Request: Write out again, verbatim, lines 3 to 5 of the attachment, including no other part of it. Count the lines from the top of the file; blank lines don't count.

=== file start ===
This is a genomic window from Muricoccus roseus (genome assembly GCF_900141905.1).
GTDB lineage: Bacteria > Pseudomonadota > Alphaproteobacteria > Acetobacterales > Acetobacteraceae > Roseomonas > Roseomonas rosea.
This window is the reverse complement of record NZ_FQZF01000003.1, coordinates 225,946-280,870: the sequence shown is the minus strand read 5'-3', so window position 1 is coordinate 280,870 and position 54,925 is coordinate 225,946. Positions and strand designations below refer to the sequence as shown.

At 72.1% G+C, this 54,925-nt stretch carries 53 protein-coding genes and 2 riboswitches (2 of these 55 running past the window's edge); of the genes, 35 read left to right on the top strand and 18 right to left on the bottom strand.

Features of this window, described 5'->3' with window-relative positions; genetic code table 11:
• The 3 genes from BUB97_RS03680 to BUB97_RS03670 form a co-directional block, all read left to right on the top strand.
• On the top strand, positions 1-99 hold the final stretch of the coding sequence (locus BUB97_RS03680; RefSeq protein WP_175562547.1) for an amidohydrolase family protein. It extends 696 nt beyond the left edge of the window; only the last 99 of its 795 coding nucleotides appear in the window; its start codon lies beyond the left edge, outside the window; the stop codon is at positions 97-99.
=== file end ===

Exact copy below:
This window is the reverse complement of record NZ_FQZF01000003.1, coordinates 225,946-280,870: the sequence shown is the minus strand read 5'-3', so window position 1 is coordinate 280,870 and position 54,925 is coordinate 225,946. Positions and strand designations below refer to the sequence as shown.

At 72.1% G+C, this 54,925-nt stretch carries 53 protein-coding genes and 2 riboswitches (2 of these 55 running past the window's edge); of the genes, 35 read left to right on the top strand and 18 right to left on the bottom strand.

Features of this window, described 5'->3' with window-relative positions; genetic code table 11: